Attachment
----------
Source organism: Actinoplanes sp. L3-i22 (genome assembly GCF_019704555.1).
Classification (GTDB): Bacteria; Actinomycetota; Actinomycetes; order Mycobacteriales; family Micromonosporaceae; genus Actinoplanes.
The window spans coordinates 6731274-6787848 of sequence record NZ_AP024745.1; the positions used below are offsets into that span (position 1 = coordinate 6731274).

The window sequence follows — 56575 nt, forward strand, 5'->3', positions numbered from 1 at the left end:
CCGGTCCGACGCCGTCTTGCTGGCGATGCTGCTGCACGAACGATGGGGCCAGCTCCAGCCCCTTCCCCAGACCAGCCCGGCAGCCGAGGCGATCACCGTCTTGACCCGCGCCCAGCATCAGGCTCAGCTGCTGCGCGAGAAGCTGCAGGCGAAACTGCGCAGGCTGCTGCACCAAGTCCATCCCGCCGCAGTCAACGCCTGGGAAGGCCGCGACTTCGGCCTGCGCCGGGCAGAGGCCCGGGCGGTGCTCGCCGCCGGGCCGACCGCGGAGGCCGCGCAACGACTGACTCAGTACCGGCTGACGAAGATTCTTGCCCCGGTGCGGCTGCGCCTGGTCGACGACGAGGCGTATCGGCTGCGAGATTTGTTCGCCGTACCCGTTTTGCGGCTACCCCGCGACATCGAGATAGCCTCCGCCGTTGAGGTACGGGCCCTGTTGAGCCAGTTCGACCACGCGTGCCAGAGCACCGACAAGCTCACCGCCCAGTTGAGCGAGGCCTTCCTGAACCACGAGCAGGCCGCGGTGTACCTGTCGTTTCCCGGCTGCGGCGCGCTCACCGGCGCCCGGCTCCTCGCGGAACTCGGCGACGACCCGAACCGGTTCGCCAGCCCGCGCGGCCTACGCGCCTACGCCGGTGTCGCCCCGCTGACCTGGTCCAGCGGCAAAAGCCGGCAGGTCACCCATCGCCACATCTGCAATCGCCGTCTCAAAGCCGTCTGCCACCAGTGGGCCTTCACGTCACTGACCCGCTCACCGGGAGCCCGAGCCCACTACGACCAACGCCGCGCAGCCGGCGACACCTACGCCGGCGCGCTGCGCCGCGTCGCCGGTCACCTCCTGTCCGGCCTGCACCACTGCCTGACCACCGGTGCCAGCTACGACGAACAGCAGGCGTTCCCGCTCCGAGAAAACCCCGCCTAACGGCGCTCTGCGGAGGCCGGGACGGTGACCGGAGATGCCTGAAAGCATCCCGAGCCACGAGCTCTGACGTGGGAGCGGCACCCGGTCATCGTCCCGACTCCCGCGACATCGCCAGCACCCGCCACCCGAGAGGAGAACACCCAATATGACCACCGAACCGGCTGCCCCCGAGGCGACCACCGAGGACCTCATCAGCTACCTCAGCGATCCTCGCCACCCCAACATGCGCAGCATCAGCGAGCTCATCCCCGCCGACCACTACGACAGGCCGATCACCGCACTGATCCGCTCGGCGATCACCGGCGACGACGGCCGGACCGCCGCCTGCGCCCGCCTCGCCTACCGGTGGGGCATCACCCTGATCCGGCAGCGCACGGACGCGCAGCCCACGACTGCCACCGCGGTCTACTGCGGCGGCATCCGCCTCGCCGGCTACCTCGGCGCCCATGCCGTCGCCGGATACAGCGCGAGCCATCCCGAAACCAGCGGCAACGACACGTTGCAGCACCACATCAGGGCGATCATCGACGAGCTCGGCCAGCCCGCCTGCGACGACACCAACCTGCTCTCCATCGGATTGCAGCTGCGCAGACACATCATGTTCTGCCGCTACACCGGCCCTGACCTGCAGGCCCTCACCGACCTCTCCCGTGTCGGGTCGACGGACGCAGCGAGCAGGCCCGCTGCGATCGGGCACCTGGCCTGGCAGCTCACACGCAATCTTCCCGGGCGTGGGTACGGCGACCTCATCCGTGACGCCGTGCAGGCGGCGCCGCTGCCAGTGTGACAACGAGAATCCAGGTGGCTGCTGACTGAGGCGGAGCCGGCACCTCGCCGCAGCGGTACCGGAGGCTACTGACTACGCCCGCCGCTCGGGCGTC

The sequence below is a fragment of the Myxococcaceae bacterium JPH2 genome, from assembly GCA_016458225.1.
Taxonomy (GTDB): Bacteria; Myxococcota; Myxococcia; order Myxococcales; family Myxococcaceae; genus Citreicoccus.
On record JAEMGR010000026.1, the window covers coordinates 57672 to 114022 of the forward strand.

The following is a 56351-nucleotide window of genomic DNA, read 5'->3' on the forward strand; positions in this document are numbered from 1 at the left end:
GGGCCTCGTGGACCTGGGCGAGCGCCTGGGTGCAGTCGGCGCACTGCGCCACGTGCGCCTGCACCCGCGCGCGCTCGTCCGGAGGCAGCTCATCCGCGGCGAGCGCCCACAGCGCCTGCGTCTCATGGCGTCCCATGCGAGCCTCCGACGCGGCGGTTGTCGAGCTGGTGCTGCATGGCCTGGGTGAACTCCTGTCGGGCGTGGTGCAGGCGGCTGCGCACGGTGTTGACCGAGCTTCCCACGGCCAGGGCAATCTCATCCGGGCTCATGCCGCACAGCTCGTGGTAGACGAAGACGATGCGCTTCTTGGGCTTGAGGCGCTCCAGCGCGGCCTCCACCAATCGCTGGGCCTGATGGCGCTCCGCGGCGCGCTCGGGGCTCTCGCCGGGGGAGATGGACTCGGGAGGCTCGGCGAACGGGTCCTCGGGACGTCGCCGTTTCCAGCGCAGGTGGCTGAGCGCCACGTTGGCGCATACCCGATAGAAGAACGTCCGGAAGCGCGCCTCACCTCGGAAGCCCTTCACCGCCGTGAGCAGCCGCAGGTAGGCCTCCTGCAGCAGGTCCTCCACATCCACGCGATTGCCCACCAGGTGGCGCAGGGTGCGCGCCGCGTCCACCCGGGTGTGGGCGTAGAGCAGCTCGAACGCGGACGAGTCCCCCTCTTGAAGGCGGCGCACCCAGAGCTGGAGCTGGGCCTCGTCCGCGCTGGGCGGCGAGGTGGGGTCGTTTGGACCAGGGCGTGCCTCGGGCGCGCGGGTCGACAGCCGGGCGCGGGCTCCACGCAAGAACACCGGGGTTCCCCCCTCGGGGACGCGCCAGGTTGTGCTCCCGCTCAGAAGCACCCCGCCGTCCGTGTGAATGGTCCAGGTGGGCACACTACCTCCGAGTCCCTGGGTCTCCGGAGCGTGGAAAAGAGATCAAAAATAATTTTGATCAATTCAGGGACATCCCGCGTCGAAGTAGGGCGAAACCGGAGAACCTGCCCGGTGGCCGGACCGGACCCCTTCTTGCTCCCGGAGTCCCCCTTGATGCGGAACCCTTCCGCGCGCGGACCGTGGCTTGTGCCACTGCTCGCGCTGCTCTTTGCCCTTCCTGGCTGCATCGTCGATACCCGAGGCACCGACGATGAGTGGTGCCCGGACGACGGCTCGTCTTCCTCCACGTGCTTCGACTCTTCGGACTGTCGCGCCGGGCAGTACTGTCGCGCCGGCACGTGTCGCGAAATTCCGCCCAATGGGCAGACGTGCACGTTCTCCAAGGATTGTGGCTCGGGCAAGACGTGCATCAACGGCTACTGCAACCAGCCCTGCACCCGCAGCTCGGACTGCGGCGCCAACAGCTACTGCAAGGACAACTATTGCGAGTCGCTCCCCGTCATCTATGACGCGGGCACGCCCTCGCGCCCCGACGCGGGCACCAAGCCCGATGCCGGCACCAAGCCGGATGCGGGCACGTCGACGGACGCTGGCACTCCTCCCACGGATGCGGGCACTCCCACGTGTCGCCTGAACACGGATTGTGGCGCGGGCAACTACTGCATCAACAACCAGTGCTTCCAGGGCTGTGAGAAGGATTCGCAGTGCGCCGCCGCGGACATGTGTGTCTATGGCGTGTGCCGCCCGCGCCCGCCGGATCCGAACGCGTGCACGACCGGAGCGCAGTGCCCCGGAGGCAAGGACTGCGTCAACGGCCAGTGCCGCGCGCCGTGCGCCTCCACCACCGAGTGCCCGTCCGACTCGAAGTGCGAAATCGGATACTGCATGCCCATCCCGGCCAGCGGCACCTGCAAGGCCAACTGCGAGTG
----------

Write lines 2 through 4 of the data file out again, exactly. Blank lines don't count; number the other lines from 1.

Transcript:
Classification (GTDB): Bacteria; Actinomycetota; Actinomycetes; order Mycobacteriales; family Micromonosporaceae; genus Actinoplanes.
The window spans coordinates 6731274-6787848 of sequence record NZ_AP024745.1; the positions used below are offsets into that span (position 1 = coordinate 6731274).

The window sequence follows — 56575 nt, forward strand, 5'->3', positions numbered from 1 at the left end: